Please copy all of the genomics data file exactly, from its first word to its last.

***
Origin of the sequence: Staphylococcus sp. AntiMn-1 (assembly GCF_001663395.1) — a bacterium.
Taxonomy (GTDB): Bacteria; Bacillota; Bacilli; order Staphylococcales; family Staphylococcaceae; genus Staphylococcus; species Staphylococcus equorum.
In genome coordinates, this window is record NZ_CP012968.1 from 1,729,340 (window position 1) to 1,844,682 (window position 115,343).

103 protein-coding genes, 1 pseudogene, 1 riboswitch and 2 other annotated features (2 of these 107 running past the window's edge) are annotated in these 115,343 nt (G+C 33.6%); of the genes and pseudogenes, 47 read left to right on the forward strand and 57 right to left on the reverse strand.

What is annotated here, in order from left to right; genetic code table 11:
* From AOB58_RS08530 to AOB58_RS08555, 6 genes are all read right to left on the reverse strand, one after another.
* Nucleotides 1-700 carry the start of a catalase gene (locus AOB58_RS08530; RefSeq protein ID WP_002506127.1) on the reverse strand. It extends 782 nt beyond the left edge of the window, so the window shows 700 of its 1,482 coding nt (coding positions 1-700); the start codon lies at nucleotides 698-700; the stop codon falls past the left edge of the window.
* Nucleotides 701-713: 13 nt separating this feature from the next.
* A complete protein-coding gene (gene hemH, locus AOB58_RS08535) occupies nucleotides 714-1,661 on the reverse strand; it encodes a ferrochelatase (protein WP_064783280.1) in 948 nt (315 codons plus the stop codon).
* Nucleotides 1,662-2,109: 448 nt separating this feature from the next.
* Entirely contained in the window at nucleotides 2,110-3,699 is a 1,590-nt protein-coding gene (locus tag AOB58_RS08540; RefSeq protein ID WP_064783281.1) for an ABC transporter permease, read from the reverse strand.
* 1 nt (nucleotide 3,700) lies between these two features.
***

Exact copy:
Origin of the sequence: Staphylococcus sp. AntiMn-1 (assembly GCF_001663395.1) — a bacterium.
Taxonomy (GTDB): Bacteria; Bacillota; Bacilli; order Staphylococcales; family Staphylococcaceae; genus Staphylococcus; species Staphylococcus equorum.
In genome coordinates, this window is record NZ_CP012968.1 from 1,729,340 (window position 1) to 1,844,682 (window position 115,343).

103 protein-coding genes, 1 pseudogene, 1 riboswitch and 2 other annotated features (2 of these 107 running past the window's edge) are annotated in these 115,343 nt (G+C 33.6%); of the genes and pseudogenes, 47 read left to right on the forward strand and 57 right to left on the reverse strand.

What is annotated here, in order from left to right; genetic code table 11:
* From AOB58_RS08530 to AOB58_RS08555, 6 genes are all read right to left on the reverse strand, one after another.
* Nucleotides 1-700 carry the start of a catalase gene (locus AOB58_RS08530; RefSeq protein ID WP_002506127.1) on the reverse strand. It extends 782 nt beyond the left edge of the window, so the window shows 700 of its 1,482 coding nt (coding positions 1-700); the start codon lies at nucleotides 698-700; the stop codon falls past the left edge of the window.
* Nucleotides 701-713: 13 nt separating this feature from the next.
* A complete protein-coding gene (gene hemH, locus AOB58_RS08535) occupies nucleotides 714-1,661 on the reverse strand; it encodes a ferrochelatase (protein WP_064783280.1) in 948 nt (315 codons plus the stop codon).
* Nucleotides 1,662-2,109: 448 nt separating this feature from the next.
* Entirely contained in the window at nucleotides 2,110-3,699 is a 1,590-nt protein-coding gene (locus tag AOB58_RS08540; RefSeq protein ID WP_064783281.1) for an ABC transporter permease, read from the reverse strand.
* 1 nt (nucleotide 3,700) lies between these two features.